crunchbitejr's Blur (Xbox 360) review

Mario Kart meets Wipeout meets Lady Luck

Blur is a game which should have been the end of Bizarre Creations. After the disappointment of PGR 4 and the rise of the Forza Motorsport brand most were expecting another simulation racing game aimed at taking Forza down a peg or two. Blur is a kart racer set in a real world setting...when you put it like that the enormous risk Bizarre have embarked on becomes clear. Not only is this a market very squarely owned by Mario Kart but the developer is risking it's enthusiast fan base by changing direction. No mistakes can be made, no missteps and luckily they have produced a very accomplished title.  
 

Barge being used
Blur's a game that catches the eye from the off. Sleek black neon stylings and a low key electro soundtrack brings back memories of Wipeout clones and an early millennium aesthetic lost to the Apple revolution and regained slightly by Geometry Wars. Real world cars look as sleek as is to be expected from the PGR devs with the neon lights bouncing off the deformed body work pushing the game up to an impressive level of visuals. Underneath this exterior lies a humbler foundation with Mario Kart providing most of the backbone of the game. At it's core is the mushroom kingdom, tracks littered with balanced power-ups and a mix of fighting and racing. Track variety is impressive with on and off road tracks, winding and long straights, downhill runs and uphill slogs set across the most incredible cities in the world. Tokyo, Barcelona...Brighton. Navigating these tracks will be familiar to any fan of PGR as the cars still have that grippy yet drifty feel to them. The game gets that good balance between blinding speed down the straights into drifting carnage in a tight corner perfectly and is complimented perfectly by a well balanced battle system. The power-ups are standard fare from the nitro boost (mushroom) to the shunt which homes in on an enemy (red shell). Weapons can be fired backwards to destroy incoming threats and there is true variety to what gameplay style you choose due through the weapons. The shunt is very much a fire and forget weapon whilst the bolt gives you 3 purple bullets to fire manually but can go long distances and can seriously damage an opponents driving line. What this all combines to create is a race made up of several smaller battles. There's no artificial rubber-banding (last place is slightly easier naturally due to the lack of attacks you'll face) and as such the most important part of the race is getting past the next driver. Flying down straights in mini dogfights is an exhilarating experience and one which never tires.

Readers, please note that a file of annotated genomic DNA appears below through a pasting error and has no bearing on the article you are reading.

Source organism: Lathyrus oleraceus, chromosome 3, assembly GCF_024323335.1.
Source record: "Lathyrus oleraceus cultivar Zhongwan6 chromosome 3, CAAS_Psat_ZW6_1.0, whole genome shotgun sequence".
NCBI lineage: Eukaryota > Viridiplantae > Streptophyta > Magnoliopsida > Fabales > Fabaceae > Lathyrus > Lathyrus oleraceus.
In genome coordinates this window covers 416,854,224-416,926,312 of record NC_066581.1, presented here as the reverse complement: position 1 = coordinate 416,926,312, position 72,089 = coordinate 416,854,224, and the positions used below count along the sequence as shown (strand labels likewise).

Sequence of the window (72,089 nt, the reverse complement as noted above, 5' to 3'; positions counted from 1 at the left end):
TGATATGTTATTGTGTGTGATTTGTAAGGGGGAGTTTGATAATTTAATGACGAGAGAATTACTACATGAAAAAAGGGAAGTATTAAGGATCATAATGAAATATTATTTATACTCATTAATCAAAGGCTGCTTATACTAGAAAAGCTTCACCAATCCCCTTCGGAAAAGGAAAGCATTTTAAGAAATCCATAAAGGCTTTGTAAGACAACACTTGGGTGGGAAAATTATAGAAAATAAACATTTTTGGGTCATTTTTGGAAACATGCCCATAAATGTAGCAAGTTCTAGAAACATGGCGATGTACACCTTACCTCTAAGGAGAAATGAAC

Bolt being used
Gameplay modes are reasonably extensive with a challenging single player mode offering a nice variety of challenges. Destruction has you destroying players to add time to an ever decreasing clock, with checkpoint having you racing between checkpoints keeping that clock topped up with time. Progress is determined by winning races and gaining fans through aggressive, flamboyant and successful racing which in turn apes progress in multiplayer. The single-player truth be told is a linear experience designed to educate you for the multiplayer. Multiplayer Blur takes the unlock and perk system from Modern Warfare bringing a brilliant "just one more go" system to proceedings. Proceeding up levels isn't linked to victory but to fan number and you will still find yourself unlocking new cars and perks (sorry, mods) with regularity making online a less frustrating experience than expected when you aren't winning. Throw friends into the mix, daily challenges which yield fans and a healthy roster of cars and you have a highly playable online game. 
 
There's so much more which rounds off the package. Facebook, Twitter and integration with the Blur website, a screenshot feature, true old school 4 player split-screen and custom game creation all augment what is a highly playable online kart racer. Sure it has a few niggles. It's not entirely consistent in the way cars react to hits and the speed with which you can fly from first to last can be disheartening but in a way it's randomness is an endearing characteristic. Races are never the same twice and when you see a high level player you never have the same sinking feeling you do in an FPS. It's an even playing field and that may turn off people seeking a high level technical racer but for those wanting hectic kart racing with friends of an evening Blur will certainly satisfy.     
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